The Remarkable Account of the Freedman, Anthony Johnson

The Remarkable Account of the Freedman, Anthony Johnson September 12, 2023

Antonio the Negro arrived in Virginia in 1621, which means he witnessed the devastating attacks of Opechancanough upon the Chesapeake settlers during the following year. He narrowly survived these attacks and continued to labor for the Bennett family for a dozen years. Due to his faithful service to the Bennetts, he eventually earned such favor from the family that he obtained a freedman’s status for himself, his wife, and his children, sometime after 1635.

No longer known as Antonio the Negro, by 1647 the freedman Anthony Johnson had purchased livestock and settled a 250-acre head-right adjacent to the Bennetts. As overseer of a head-right plot, Johnson had at least four indentured servants working his land. His sons also settled respectable sized plots of land for planting tobacco. John Johnson received a patent for a 550-acre allotment, and Richard Johnson owned a 100-acre estate.

Despite Anthony Johnson’s seeming success as an industrious freedman and tobacco planter, his achievements attracted ire from white neighbors. A suspicious 1653 field fire damaged his plantation enough for Johnson to file for tax relief through the county court. As a result, his wife and daughters were exempted from taxes for their natural life.

March 8, 1655 court ruling concerning John Casor

The following year, a black indentured servant of his, John Casor, fled the plantation and sought refuge at the Parker plantation. Not wishing to antagonize the Parkers, Johnson at first did nothing in response. Eventually, Johnson took his neighbors, Robert and George Parker, to court for harboring the fugitive servant. Initially the court ruled in favor of the Parkers, but through an appeal, the court overturned its original decision and ruled in favor of Johnson on March 8, 1655. John Casor was returned to his master.

Nonetheless, Johnson found himself back in court two years later when Edmund Scarborough sued him for an unpaid debt. Scarborough produced a letter in court, purportedly written by Johnson, in which Johnson acknowledged the debt to Scarborough. Despite the fact that the letter must be a forgery, the illiterate Johnson chose not to contest the case and turned over 100 acres of his land to Scarborough in payment of the debt.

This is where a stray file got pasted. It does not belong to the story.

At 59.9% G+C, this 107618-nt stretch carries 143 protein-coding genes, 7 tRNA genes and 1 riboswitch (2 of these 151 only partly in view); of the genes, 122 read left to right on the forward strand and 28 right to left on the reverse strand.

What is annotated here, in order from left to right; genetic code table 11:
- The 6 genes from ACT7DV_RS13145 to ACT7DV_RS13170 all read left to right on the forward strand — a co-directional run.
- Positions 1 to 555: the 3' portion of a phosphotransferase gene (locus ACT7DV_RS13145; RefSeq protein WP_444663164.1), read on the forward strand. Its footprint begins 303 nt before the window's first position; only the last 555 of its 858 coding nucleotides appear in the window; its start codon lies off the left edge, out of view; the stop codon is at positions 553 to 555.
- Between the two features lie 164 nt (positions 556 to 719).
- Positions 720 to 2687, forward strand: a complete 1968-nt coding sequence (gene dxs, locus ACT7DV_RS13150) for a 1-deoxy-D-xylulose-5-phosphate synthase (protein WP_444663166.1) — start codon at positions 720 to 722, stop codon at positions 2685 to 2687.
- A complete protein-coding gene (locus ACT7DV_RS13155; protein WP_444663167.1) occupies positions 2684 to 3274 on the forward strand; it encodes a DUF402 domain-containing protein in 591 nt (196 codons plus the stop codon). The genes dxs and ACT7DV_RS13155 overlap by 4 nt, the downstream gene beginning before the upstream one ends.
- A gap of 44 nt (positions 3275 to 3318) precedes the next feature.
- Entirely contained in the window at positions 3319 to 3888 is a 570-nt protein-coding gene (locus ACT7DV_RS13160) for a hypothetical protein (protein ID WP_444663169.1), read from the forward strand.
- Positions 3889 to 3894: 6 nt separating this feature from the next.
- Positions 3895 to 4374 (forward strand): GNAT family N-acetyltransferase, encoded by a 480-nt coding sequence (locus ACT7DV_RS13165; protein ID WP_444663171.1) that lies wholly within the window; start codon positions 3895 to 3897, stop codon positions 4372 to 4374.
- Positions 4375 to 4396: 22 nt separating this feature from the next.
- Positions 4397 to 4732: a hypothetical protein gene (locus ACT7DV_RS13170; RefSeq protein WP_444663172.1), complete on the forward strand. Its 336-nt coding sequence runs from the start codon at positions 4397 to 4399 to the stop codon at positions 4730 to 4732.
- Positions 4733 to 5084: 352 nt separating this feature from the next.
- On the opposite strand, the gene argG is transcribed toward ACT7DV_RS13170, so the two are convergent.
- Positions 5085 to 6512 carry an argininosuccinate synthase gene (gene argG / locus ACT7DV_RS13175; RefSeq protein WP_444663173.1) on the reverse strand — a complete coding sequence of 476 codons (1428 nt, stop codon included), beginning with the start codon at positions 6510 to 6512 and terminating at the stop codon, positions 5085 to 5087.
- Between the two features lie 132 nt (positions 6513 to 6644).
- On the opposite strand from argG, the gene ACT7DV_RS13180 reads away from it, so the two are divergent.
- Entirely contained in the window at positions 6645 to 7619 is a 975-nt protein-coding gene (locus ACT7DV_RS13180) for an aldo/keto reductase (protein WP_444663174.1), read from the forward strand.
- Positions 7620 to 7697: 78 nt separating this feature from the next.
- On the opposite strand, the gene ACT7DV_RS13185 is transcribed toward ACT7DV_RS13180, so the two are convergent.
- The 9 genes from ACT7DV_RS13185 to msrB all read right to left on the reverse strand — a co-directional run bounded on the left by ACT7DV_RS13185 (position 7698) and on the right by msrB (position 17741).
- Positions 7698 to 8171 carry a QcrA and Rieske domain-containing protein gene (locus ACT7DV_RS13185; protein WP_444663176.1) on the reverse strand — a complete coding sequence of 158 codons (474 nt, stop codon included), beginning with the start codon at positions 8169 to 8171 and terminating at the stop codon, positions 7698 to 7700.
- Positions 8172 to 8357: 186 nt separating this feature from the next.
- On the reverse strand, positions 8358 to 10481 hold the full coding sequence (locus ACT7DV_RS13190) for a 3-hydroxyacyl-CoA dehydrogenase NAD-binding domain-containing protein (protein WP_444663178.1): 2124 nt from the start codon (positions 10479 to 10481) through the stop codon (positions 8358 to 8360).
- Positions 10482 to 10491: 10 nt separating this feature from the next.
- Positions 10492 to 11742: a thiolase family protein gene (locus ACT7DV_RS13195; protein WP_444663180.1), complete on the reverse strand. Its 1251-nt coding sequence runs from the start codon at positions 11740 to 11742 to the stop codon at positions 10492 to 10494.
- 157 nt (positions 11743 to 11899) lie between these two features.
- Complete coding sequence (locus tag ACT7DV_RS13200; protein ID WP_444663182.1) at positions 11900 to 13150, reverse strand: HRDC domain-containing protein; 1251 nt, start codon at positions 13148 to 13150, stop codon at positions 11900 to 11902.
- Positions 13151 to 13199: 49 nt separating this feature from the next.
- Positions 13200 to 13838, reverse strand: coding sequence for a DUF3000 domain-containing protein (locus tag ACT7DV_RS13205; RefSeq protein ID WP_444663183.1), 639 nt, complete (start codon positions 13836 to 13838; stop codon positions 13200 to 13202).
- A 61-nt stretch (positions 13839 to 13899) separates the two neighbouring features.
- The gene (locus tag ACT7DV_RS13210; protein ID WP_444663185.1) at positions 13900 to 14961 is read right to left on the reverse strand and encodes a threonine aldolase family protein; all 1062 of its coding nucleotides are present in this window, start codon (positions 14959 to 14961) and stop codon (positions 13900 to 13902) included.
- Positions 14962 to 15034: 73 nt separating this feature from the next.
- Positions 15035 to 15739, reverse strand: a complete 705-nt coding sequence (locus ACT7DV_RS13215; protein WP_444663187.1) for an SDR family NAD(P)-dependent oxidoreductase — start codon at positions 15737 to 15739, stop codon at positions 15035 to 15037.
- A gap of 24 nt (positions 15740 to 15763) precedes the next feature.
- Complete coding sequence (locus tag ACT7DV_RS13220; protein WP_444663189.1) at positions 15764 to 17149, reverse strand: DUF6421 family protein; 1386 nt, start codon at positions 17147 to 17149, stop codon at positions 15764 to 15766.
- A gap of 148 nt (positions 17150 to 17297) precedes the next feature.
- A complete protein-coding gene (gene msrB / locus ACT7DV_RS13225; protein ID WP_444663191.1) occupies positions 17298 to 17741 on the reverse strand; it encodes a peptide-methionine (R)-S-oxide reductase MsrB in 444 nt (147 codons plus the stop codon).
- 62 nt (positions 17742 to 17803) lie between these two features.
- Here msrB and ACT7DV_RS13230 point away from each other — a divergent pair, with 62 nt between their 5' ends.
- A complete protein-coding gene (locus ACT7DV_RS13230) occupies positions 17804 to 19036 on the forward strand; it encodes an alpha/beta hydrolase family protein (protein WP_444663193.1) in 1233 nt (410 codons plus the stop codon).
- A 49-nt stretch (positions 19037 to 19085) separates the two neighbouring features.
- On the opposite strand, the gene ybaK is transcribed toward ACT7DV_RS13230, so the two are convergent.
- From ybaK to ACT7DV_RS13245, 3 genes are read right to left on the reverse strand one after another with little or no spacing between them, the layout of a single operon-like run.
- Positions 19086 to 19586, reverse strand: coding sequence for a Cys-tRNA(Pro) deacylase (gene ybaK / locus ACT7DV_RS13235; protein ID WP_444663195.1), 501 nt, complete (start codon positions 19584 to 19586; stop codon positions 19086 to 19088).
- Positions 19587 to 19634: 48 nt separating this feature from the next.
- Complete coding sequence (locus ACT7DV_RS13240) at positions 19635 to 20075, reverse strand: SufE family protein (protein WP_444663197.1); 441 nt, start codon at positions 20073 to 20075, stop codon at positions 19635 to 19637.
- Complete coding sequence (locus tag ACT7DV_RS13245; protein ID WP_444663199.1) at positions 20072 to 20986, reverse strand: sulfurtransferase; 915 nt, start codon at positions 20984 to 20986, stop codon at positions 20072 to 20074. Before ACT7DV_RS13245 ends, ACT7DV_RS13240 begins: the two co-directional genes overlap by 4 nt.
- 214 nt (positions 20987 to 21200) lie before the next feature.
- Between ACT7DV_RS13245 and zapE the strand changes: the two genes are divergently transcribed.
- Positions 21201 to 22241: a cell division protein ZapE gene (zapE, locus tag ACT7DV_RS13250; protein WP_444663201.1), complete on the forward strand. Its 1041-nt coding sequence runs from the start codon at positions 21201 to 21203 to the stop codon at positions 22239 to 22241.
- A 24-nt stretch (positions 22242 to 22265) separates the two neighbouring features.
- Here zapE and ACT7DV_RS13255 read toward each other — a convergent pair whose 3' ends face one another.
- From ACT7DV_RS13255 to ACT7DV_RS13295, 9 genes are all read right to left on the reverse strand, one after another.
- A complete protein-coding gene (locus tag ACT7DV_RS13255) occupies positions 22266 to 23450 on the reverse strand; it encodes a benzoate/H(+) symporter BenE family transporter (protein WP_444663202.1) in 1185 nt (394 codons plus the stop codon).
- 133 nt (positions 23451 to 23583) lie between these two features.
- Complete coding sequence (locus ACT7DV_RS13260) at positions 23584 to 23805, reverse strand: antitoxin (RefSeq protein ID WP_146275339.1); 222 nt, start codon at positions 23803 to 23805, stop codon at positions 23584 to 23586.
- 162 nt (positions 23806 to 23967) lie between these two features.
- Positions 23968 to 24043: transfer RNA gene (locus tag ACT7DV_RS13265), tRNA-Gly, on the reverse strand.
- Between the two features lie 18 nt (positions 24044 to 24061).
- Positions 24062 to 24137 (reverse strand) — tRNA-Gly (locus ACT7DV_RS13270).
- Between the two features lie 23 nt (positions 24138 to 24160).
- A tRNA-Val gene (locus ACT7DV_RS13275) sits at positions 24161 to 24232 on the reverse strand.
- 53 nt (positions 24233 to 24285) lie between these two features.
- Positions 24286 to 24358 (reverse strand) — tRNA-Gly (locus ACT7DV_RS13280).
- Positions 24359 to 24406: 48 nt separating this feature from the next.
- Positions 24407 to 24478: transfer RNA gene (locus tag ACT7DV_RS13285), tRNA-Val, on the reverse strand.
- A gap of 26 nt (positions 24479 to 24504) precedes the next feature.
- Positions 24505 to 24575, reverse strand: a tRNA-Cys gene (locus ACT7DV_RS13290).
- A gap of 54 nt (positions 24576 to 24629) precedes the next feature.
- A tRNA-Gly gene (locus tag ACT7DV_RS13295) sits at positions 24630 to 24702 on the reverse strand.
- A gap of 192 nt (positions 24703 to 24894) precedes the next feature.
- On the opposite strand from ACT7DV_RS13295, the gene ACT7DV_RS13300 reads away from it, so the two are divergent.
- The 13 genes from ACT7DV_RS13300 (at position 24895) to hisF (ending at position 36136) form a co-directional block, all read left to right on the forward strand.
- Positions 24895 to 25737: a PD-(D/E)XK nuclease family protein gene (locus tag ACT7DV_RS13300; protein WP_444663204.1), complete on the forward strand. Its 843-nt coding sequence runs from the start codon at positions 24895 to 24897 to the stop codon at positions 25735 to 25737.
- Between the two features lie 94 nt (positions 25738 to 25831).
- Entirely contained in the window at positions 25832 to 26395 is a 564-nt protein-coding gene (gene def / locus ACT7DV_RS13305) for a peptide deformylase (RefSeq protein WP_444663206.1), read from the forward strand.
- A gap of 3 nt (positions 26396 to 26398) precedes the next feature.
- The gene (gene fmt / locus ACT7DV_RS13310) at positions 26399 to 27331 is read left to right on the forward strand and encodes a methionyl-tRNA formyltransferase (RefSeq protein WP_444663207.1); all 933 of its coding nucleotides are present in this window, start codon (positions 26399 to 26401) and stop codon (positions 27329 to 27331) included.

1666 Marke of Anthony Johnson

Throughout this time, Johnson was counted among a few hundred Atlantic Creoles working Chesapeake plantations. However, the profile of the colony was about to change rapidly. In 1661, Virginia codified its first slave law, allowing any freed person the right to own chattel slaves, and a 1662 law reversed English Common Law and ruled partus sequitur ventrem, that is, children inherited the same social status as their mothers.

Perceiving the solidified racial hierarchy that was emerging in Virginia, it would be during the same decade of the 1660s that the Johnson family would vacate the colony and move to Somerset County, Maryland. Rather than own land in Maryland, Johnson would sign a 99 year lease on a 300-acre plot for tobacco planting that he would call Tories Vineyard. Originally, the agreement concerning this plot of land was that the lease would pass on to his children to manage. However, upon Johnson’s passing in 1670, the land reverted to the ownership of a white colonist, rather than Johnson’s children.

Not only would Anthony Johnson have to withstand the unbearable weight of his own troubles with white planters, but he would have to endure witnessing the same sort of despicable treatment to his sons. The same Parkers, which Johnson took to court in 1654, would accuse his son, John, of “fornication and other enormities.” And sometime during the 1660s, John Johnson would have to produce the record of his Christian baptism in court, in order to validate his freedman status and right to testify.

Disheartening acts of racial aggression would continue to be the specter that haunted the Johnson family all the way to Maryland, where a judge would rule that Johnson’s 99-year lease would not pass onto his children because he was “not a citizen of the colony,” for he was black.

Yet, as Ira Berlin asserts concerning the Johnsons: “Anthony Johnson’s primacy and ‘unmatched achievement’ have made him and his family the most studied members of the charter generation in the Chesapeake” (Ira Berlin, Many Thousands Gone).

The Johnsons are one of the surprising exceptions to the rule of Atlantic Creole chattel slavery in the Chesapeake. Yet, the perpetual animus this family faced from their white neighbors speaks a louder story still. Even when a black freedman has the right to change his name, purchase livestock, receive tax relief, reclaim his property in court, appeal an unfair ruling, and turn over property in payment of a debt—all along, the undergirding hostilities and adversities that he faced were not the result of poor decisions, foolish behavior, or just plain old suffering. Rather, his hardships were racially determined; he was the target of racial hostility.

On one hand, we can commend the Johnsons for their resilient spirit and celebrate the many ways they subverted the emerging racial hierarchies that oppressed them. But, on the other hand, commending and celebrating is not only not enough, but, potentially a distraction intended to avoid coming to terms with ugly realities. The story of the Johnsons ought to compel us to lament that they had to face racially determined adversity to begin with, and, furthermore, their story ought to prompt us to probe and explore the extent to which we have been complicit in other forms of racially determined adversity up to this day.

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